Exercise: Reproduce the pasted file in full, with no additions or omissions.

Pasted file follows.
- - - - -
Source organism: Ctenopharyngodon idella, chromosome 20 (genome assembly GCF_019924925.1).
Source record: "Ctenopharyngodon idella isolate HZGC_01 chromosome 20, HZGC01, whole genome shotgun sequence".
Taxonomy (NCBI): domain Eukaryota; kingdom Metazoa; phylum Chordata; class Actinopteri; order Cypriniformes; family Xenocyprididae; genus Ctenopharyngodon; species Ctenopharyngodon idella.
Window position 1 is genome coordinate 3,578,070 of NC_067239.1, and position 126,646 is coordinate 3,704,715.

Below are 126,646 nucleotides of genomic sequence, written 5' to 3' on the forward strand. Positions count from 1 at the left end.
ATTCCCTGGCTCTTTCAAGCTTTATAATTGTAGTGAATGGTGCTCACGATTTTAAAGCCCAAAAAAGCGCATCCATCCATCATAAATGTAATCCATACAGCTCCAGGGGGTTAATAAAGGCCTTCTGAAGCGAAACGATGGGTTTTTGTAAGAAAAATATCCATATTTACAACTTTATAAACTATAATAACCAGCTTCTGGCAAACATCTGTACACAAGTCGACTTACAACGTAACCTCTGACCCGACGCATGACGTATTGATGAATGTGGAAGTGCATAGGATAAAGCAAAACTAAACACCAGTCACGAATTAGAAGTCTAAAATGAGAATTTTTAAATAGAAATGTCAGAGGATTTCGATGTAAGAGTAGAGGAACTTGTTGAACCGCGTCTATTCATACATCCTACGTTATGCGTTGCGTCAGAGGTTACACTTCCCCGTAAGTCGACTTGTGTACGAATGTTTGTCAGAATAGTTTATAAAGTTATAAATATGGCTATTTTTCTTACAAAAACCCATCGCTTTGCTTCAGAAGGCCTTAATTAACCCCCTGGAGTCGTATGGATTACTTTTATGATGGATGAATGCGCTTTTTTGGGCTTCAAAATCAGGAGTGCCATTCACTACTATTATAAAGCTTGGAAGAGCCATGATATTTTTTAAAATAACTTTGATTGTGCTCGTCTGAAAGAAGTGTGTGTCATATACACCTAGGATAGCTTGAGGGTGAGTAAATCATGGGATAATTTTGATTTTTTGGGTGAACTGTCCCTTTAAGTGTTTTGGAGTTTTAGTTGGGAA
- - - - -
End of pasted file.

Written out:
Source organism: Ctenopharyngodon idella, chromosome 20 (genome assembly GCF_019924925.1).
Source record: "Ctenopharyngodon idella isolate HZGC_01 chromosome 20, HZGC01, whole genome shotgun sequence".
Taxonomy (NCBI): domain Eukaryota; kingdom Metazoa; phylum Chordata; class Actinopteri; order Cypriniformes; family Xenocyprididae; genus Ctenopharyngodon; species Ctenopharyngodon idella.
Window position 1 is genome coordinate 3,578,070 of NC_067239.1, and position 126,646 is coordinate 3,704,715.

Below are 126,646 nucleotides of genomic sequence, written 5' to 3' on the forward strand. Positions count from 1 at the left end.
ATTCCCTGGCTCTTTCAAGCTTTATAATTGTAGTGAATGGTGCTCACGATTTTAAAGCCCAAAAAAGCGCATCCATCCATCATAAATGTAATCCATACAGCTCCAGGGGGTTAATAAAGGCCTTCTGAAGCGAAACGATGGGTTTTTGTAAGAAAAATATCCATATTTACAACTTTATAAACTATAATAACCAGCTTCTGGCAAACATCTGTACACAAGTCGACTTACAACGTAACCTCTGACCCGACGCATGACGTATTGATGAATGTGGAAGTGCATAGGATAAAGCAAAACTAAACACCAGTCACGAATTAGAAGTCTAAAATGAGAATTTTTAAATAGAAATGTCAGAGGATTTCGATGTAAGAGTAGAGGAACTTGTTGAACCGCGTCTATTCATACATCCTACGTTATGCGTTGCGTCAGAGGTTACACTTCCCCGTAAGTCGACTTGTGTACGAATGTTTGTCAGAATAGTTTATAAAGTTATAAATATGGCTATTTTTCTTACAAAAACCCATCGCTTTGCTTCAGAAGGCCTTAATTAACCCCCTGGAGTCGTATGGATTACTTTTATGATGGATGAATGCGCTTTTTTGGGCTTCAAAATCAGGAGTGCCATTCACTACTATTATAAAGCTTGGAAGAGCCATGATATTTTTTAAAATAACTTTGATTGTGCTCGTCTGAAAGAAGTGTGTGTCATATACACCTAGGATAGCTTGAGGGTGAGTAAATCATGGGATAATTTTGATTTTTTGGGTGAACTGTCCCTTTAAGTGTTTTGGAGTTTTAGTTGGGAA